WKB in Spherical Coordinates

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Spherical Coordinates
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WKB in Spherical Coordinates
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It is possible to apply the WKB approximation to the radial equation using a method by R. E. Langer (1937).

Recall that

u(r)=rR(r),\!

and that u(r)\! satisfies the effective one-dimensional Schrödinger equation,

\left[ -\frac{\hbar^2}{2m}\frac{d^2}{dr^2}+\frac{\hbar^2}{2m}\frac{l(l+1)}{r^2}+V(r)-E\right] u(r)=0.

We now perform the following transformations:

\ r = e^{s}; \ u(r) = W(s)e^{\frac{1}{2}s}

Note that, for 0<r<\infty,\! -\infty<s<\infty.\! The radial equation becomes

\ \frac{d^{2}W}{ds^{2}}+\frac{2m}{\hbar^{2}}\left[E-V(e^{s})-\frac{\hbar^2}{2m}\left(l+\tfrac{1}{2}\right)^{2}e^{-2s}\right]e^{2s}=0.

In this case, the Bohr-Sommerfeld quantization rule is as in the purely one-dimensional case, but with an effective potential,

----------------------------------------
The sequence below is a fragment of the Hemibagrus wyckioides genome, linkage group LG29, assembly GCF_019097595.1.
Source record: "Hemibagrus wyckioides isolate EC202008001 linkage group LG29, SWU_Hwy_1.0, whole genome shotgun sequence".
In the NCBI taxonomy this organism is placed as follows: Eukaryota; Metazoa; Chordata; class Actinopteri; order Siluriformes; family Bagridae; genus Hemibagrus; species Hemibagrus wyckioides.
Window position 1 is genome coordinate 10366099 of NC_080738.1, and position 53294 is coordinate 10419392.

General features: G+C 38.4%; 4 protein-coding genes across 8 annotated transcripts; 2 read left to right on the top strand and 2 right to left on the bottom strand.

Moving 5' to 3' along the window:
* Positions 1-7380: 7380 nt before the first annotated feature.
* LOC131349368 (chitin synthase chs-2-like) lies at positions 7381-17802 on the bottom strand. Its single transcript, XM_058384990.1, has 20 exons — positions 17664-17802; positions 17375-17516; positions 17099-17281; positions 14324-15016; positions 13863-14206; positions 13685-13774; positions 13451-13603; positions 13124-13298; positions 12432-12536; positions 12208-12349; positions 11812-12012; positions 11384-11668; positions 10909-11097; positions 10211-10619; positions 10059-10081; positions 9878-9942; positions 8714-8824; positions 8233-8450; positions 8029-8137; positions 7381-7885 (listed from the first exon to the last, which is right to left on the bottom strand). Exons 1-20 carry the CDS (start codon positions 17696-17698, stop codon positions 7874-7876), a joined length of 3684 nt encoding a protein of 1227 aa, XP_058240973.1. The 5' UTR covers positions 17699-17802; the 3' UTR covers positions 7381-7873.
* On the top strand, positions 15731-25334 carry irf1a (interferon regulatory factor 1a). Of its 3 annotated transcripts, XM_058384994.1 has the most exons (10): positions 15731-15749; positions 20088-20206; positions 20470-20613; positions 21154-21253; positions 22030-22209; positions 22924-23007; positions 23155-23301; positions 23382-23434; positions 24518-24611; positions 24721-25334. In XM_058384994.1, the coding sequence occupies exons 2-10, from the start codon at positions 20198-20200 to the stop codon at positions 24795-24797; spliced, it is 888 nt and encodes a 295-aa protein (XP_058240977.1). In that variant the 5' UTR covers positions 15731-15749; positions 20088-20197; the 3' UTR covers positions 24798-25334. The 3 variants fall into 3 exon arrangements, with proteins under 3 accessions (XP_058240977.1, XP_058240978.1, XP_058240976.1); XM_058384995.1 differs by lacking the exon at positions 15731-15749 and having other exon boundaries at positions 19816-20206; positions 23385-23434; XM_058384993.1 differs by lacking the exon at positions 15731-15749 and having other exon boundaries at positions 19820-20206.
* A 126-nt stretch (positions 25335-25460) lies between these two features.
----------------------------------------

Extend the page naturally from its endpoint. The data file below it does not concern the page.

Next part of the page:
V_{\text{eff}}(r)=V(r)+\frac{\hbar^2(\ell+\frac{1}{2})^2}{2mr^2}.

Problem

Use the WKB approximation to estimate the energy spectrum for a Hydrogen atom.

Hint: Use the relation,

r^{2}-Vr+T=(r_{1}-r)(r_{2}-r),\!

where

T=-\frac{\hbar^2(l+\tfrac{1}{2})^2}{2mE},\,V=\frac{e^2}{E},

and r_1\! and r_2\! are the classical turning points of the (effective) potential appearing in the WKB approximation for this problem, and the integral,

\int_{r_1}^{r_2}\sqrt{{\frac{(x-r_1)(x-r_2)}{x^{2}}}}\,dx=\frac{\pi }{2}(\sqrt {r_2} -\sqrt {r_1} )^{2}.

Solution

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